Kaori Sakamoto became the first Japanese figure skater to win back-to-back world championships and the oldest women’s world champion since 2014.
Sakamoto, 22, totaled 224.61 points on home ice in Saitama, overcoming a late jumping error in Friday’s free skate to win by 3.67 over Lee Hae-In of South Korea. Belgium’s Loena Hendrickx took bronze, edging 16-year-old American Isabeau Levito for a medal by 2.77 points.
Sakamoto is the oldest women’s singles world champion since Mao Asada (2014), who is now the only Japanese skater with more world titles than Sakamoto.
She appeared en route to a runaway victory until singling a planned triple flip late in her free skate, which put the victory in doubt. She can be thankful for a 5.62-point lead from Wednesday’s short program.
Lee, who had the top free skate, became the second South Korean to win a world medal in any discipline after six-time medalist Yuna Kim.
Hendrickx followed her silver from last year, when she became the first Belgian women’s singles skater to win a world medal.
FIGURE SKATING WORLDS: Results | Broadcast Schedule
Levito, last year’s world junior champion, had a chance to become the youngest world medalist since 2014. After a solid short program, she fell on her opening triple Lutz in the free skate and left points on the table by performing two jump combinations rather than three.
“I kind of just considered how you never know how things are going to play out,” Levito said on USA Network of her mindset after the Lutz. “I thought that I’d just give myself as best of a chance that I could considered what already happened.”
Levito entered worlds ranked fourth in the field by best score this season. She matched the best finish for a U.S. woman in her senior global championships debut (Olympics and world) since Tonya Harding and Nancy Kerrigan took silver and bronze at the 1991 Worlds. Sasha Cohen, to whom Levito is often compared, also placed fourth in her Olympic and worlds debuts in 2002.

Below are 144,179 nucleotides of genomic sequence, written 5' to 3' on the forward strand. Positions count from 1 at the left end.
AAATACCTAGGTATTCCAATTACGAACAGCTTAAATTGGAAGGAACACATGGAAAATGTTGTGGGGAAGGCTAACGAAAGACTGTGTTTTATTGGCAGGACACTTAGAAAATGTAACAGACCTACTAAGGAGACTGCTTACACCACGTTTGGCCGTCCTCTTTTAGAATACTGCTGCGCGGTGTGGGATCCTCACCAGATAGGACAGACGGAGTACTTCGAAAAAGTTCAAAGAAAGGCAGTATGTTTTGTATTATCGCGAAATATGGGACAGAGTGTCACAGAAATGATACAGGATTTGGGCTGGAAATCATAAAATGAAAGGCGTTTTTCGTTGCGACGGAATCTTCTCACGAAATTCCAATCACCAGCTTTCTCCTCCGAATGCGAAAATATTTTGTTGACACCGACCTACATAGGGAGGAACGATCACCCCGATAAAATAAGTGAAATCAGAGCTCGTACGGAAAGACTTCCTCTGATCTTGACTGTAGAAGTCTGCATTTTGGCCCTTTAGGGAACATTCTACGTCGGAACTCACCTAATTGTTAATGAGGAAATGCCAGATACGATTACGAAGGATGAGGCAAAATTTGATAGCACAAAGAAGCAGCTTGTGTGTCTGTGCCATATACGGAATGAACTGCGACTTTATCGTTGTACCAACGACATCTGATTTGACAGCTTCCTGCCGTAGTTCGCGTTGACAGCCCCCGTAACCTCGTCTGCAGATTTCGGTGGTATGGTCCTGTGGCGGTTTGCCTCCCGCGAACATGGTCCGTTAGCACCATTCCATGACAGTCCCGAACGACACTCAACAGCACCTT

“I feel very proud for myself and grateful for my coaching team for helping me get this far so far in my skating career, and I’m just very proud to be where I am,” Levito said.
American Amber Glenn was 12th in her worlds debut. Two-time U.S. champion Bradie Tennell was 15th. They had been 10th and eighth, respectively, in the short program.
The U.S. qualified two women’s spots for next year’s worlds rather than the maximum three because the top two Americans’ results added up to more than 13 (Levito’s fourth plus Glenn’s 12th equaled 16). The U.S. was in position to qualify three spots after the short program.
Glenn said after the short program that she had a very difficult two weeks before worlds, including “out-of-nowhere accidents and coincidences that could have prevented me from being here,” and boot problems that affected her triple Axel. She attempted a triple Axel in the free skate, spinning out of an under-rotated, two-footed landing.
Tennell, who went 19 months between competitions due to foot and ankle injuries in 2021 and 2022, had several jumping errors in the free skate.
“This season has been like one thing after another,” said the 25-year-old Tennell, who plans to compete through the 2026 Winter Games. “I’m really excited to get back and work on some stuff for the new season.”
Earlier, Americans Madison Chock and Evan Bates topped the rhythm dance, starting their bid for a first world title in their 12th season together and after three prior world silver or bronze medals.
“We skated as best we possibly could today,” Bates said, according to the International Skating Union, after they tallied the world’s top score this season.
Meryl Davis and Charlie White are the lone U.S. ice dancers to win a world title, doing so in 2011 and 2013.
Worlds continue Friday night (U.S. time) with the free dance, followed Saturday morning with the men’s free skate, live on Peacock and USA Network.
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